Actually the prelude to that was quite an experience! I caught a train from Churchgate, around 4:30pm, and got off at Dadar, with the intention going to the Sidhi Vinayak temple. In the past few weeks Sachin had gone there as well as the movie star Dev Anand. So wanting to know what the fuss was about, I went as well. (good enough for Sachin and Dev Anand, then good enough for me!) Turns out its quite an old Ganesh temple, and is flocked to by the plebs and aristocracy alike.

So by the time I was done, it was 5:30 and the absolute middle of middles of peak hour. Riding my luck I somehow got on the train - sorry, pushed on! - and as you do, always ask which side the station you want to alight at, will come. So I was told Bandra will come on my left and stood prepared, close to the door way, but not enough to be bundled out. I started counting the stations and before I knew it Bandra had arrived but I thought it was the previous station. So I restisted the rush and stayed inside. Everyone knew I wanted to get of at Bandra, and told me so! But it seemed too late. With people rushing in like rats, I gave up and just stood there thining, I may as well go to Andheri and to home. But this one guy behind me smiled mischeiviously and ran straight into my back thrusting me -and I think other people - out the door. If you have never been in a Bombay train at peak hour you have to experience it, at least once. It would never be fun riding the trains day in, day out, but as a trviality, its great!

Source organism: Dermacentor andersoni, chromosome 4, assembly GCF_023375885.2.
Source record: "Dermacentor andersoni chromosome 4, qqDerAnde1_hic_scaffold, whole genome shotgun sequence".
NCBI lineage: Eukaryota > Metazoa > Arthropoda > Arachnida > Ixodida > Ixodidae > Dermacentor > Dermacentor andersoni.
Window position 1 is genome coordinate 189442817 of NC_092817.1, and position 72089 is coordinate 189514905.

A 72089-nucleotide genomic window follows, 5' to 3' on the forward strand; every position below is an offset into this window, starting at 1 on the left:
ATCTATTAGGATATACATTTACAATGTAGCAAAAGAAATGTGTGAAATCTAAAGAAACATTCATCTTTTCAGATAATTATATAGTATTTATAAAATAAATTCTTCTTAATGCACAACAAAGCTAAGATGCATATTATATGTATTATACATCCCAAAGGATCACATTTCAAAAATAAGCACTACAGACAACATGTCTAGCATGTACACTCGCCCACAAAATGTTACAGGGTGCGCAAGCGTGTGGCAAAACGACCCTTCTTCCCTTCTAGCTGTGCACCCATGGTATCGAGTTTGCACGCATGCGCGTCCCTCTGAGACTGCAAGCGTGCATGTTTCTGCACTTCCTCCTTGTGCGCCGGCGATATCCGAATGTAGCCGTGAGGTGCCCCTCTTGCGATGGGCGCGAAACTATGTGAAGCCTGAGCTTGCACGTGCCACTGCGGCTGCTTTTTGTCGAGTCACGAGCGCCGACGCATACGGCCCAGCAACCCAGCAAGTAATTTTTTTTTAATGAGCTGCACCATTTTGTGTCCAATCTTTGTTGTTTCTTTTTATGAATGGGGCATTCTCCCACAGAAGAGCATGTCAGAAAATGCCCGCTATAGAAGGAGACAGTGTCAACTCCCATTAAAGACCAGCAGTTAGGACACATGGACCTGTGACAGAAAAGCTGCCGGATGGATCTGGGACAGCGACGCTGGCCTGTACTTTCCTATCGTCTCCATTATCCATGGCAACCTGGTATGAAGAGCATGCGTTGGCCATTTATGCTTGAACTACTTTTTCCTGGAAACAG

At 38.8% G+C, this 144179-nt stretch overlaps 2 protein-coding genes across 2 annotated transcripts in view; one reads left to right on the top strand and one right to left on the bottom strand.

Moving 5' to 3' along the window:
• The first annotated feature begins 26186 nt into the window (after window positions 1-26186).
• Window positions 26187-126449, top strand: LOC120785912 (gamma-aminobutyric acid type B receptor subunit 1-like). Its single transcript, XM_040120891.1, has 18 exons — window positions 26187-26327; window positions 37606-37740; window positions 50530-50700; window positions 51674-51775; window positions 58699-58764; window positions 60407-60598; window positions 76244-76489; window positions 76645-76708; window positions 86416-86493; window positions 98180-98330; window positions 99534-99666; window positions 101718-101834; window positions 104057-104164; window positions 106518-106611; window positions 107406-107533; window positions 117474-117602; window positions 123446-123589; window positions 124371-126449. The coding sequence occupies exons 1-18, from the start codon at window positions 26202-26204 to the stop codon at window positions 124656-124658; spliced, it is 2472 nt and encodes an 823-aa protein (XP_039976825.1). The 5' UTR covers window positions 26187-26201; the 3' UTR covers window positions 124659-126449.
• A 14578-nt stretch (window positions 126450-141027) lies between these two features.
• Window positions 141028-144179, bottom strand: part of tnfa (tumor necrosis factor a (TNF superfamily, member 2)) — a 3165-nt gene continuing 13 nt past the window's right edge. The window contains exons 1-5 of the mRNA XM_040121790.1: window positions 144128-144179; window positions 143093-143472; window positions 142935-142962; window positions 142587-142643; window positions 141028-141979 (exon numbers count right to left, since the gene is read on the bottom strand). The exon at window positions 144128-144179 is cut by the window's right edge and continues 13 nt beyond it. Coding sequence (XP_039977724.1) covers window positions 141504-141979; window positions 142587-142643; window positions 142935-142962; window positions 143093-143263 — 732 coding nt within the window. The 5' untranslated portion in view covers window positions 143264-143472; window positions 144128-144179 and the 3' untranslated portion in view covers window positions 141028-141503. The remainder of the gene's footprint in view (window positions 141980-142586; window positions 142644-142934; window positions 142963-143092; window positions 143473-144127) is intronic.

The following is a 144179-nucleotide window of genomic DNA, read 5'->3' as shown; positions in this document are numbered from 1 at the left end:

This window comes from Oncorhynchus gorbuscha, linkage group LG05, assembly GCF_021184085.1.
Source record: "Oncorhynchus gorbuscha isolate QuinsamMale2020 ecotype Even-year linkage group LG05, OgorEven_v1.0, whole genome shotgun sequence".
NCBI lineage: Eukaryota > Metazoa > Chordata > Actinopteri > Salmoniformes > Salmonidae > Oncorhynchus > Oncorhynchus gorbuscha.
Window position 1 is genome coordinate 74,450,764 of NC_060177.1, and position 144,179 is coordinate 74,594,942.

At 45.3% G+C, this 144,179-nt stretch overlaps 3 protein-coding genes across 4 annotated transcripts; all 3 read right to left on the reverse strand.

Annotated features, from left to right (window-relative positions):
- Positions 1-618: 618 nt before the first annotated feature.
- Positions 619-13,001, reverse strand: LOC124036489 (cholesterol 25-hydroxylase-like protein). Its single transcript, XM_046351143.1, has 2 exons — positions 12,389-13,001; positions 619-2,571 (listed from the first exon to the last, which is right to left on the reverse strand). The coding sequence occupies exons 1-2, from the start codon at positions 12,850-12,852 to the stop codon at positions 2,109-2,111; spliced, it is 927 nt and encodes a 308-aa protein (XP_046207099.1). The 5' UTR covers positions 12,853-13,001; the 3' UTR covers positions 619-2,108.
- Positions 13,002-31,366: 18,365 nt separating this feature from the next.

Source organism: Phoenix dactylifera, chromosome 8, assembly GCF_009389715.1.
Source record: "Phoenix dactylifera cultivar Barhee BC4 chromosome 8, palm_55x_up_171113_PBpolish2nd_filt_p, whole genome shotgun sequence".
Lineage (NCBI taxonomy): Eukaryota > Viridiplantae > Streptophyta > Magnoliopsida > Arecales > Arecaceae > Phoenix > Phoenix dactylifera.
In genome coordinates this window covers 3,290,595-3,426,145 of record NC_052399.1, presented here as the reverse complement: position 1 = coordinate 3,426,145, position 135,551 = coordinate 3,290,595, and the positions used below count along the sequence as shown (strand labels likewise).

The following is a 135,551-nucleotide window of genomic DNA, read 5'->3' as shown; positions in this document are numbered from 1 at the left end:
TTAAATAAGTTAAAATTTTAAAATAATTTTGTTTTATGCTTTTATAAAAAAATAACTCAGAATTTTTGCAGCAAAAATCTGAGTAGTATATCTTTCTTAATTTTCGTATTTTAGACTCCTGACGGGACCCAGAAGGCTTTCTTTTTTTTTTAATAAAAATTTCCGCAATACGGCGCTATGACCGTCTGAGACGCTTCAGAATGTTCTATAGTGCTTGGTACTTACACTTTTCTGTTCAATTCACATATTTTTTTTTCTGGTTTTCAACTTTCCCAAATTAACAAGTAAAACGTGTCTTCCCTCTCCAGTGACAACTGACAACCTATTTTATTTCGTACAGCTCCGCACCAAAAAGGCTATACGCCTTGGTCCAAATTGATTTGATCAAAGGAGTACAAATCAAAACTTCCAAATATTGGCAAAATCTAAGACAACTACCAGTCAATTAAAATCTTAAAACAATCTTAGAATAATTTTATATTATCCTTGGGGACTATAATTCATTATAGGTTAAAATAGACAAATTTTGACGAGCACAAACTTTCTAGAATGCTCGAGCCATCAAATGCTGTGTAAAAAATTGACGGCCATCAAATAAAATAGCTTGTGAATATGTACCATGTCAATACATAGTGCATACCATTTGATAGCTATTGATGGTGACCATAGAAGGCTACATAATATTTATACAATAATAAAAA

Anyways, back to Sachin. So I made it out of Bandra alive, and went to a rickshaw driver. He said he knew where Shah Rukh lived, but not Sachin. Bollywood or cricket? Whats your pick? Disinterested, I went to the next guy and he said he knew. "Pukha?" "Ha" he replied and off we went.

Unlike the rest of Bomabay, Bandra still sports a few Bungalows. Its remarkable considering their value, that they still stand in that state. So we made it to the lane in which He stays. The lane is a dead end, with the option of two gates. He lives inside the one on the left hand side. But just past the gates resides a security guard. I asked does Sachin live here? Yes was the reply. At least I was within his vicinity. What are you doing here? Truthfully, I asked, can i take some pics? No. Then I pulled out that I'm here all the way from Australia, just for this, and a few other lies, but it didn't work. We turned around and went back. At least I know where he lives.

In a nutshell that was Bombay for me. There are pics below, and hopefully I'll put some more up soon.

Sunday, January 08, 2006

The journey of the South

Am in a very typey kinda mood (and Aurangzeb refuses to yeild his pics!), so I should fill you in, what I've been up to after Rameshwaram, and before Ajanta.

Straight after Rames, we (Rahul and I) went to Madurai, where we wanted to take it easy. We ordered room service and slept.

From there, it was to Kanyakumari. An 8hr hour bus trip on a government special! That really did the trick! Kanyakumari is special. You can feel it in your bones when you get to the point that is India's end. You stand and look forth, thinking this is the end, and you feel a shiver up your spine.

Then theres Vivekananda's rock. Its quite a monument. Construction would have been quite a challenge. The boat ride to the rock is rocky and blusterous. Quite a few times the ocean water jumps up and soaks every one peering for a view. On the rock itself the main hall has inside a statue of Vivekananda. Below the hall is a meditation room, and despite the crashing of the waves and the noise of the wind, you can barely hear anything at all inside.